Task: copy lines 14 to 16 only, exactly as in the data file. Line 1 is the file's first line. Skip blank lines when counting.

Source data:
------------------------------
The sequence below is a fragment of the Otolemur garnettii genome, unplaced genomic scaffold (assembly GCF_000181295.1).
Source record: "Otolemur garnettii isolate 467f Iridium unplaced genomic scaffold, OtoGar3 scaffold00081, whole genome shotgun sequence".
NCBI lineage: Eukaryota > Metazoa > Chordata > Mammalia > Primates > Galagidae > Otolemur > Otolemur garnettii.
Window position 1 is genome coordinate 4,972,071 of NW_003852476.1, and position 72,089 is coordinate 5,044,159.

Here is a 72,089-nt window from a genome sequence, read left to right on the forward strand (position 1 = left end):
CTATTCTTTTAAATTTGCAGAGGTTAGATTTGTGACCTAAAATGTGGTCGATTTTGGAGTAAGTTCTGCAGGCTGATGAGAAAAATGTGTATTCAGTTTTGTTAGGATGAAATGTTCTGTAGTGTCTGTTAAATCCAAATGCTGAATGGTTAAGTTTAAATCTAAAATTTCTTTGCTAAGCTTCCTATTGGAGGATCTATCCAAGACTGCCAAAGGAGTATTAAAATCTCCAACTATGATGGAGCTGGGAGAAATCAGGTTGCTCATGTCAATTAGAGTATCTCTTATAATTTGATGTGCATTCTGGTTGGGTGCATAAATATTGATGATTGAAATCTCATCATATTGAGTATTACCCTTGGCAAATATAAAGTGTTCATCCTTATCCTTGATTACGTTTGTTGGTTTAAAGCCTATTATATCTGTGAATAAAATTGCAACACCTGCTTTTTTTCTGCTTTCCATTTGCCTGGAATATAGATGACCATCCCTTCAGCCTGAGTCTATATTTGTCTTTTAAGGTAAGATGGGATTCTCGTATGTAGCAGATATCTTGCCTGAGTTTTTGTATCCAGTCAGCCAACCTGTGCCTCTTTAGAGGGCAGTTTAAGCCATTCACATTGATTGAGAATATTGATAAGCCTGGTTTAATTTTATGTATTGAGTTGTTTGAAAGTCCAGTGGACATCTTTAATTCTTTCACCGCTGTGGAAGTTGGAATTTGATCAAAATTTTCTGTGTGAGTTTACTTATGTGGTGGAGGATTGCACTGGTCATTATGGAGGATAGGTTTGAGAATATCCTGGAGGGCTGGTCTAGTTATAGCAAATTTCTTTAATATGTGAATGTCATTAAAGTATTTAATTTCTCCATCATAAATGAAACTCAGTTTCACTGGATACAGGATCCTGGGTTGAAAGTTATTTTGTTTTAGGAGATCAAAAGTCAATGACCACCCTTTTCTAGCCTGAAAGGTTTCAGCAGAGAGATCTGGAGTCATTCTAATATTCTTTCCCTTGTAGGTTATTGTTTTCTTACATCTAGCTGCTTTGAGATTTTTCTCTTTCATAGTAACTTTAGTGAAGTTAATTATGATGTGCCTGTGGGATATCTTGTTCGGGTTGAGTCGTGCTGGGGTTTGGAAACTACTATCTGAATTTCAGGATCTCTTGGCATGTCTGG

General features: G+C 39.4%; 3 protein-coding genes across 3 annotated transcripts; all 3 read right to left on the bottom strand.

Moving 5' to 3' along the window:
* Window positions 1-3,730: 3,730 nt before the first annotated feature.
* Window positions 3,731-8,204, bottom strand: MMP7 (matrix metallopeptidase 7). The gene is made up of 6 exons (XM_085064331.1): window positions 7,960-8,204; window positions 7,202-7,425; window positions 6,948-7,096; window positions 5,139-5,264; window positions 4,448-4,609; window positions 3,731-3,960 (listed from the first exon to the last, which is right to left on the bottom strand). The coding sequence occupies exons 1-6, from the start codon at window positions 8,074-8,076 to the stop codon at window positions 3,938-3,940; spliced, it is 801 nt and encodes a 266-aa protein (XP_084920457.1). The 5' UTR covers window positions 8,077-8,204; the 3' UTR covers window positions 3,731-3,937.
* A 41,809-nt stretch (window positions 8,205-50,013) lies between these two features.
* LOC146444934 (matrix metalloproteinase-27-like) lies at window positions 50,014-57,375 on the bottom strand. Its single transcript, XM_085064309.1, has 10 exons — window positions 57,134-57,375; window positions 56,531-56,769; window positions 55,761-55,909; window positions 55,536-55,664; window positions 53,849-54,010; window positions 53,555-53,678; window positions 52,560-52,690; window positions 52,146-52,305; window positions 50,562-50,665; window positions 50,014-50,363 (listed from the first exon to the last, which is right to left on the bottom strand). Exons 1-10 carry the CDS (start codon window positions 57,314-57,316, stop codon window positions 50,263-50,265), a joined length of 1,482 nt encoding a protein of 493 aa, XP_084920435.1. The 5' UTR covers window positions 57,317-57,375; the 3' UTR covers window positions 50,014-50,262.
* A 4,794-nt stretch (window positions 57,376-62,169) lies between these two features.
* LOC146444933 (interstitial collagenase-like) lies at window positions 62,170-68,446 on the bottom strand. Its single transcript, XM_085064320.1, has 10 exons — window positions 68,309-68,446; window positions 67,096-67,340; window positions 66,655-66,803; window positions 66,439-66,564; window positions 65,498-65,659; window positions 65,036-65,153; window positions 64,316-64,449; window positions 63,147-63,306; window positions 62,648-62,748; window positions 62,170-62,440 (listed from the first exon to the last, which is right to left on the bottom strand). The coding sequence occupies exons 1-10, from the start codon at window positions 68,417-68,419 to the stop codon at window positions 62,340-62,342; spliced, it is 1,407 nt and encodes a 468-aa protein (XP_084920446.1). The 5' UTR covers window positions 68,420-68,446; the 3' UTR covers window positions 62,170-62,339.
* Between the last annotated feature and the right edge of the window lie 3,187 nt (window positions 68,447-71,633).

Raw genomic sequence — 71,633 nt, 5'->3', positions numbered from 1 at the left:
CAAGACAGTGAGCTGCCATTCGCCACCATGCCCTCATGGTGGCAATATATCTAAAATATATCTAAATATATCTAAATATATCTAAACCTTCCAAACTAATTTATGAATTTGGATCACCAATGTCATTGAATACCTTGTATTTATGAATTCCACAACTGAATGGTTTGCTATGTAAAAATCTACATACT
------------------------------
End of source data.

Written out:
* LOC146444933 (interstitial collagenase-like) lies at window positions 62,170-68,446 on the bottom strand. Its single transcript, XM_085064320.1, has 10 exons — window positions 68,309-68,446; window positions 67,096-67,340; window positions 66,655-66,803; window positions 66,439-66,564; window positions 65,498-65,659; window positions 65,036-65,153; window positions 64,316-64,449; window positions 63,147-63,306; window positions 62,648-62,748; window positions 62,170-62,440 (listed from the first exon to the last, which is right to left on the bottom strand). The coding sequence occupies exons 1-10, from the start codon at window positions 68,417-68,419 to the stop codon at window positions 62,340-62,342; spliced, it is 1,407 nt and encodes a 468-aa protein (XP_084920446.1). The 5' UTR covers window positions 68,420-68,446; the 3' UTR covers window positions 62,170-62,339.
* Between the last annotated feature and the right edge of the window lie 3,187 nt (window positions 68,447-71,633).

Raw genomic sequence — 71,633 nt, 5'->3', positions numbered from 1 at the left: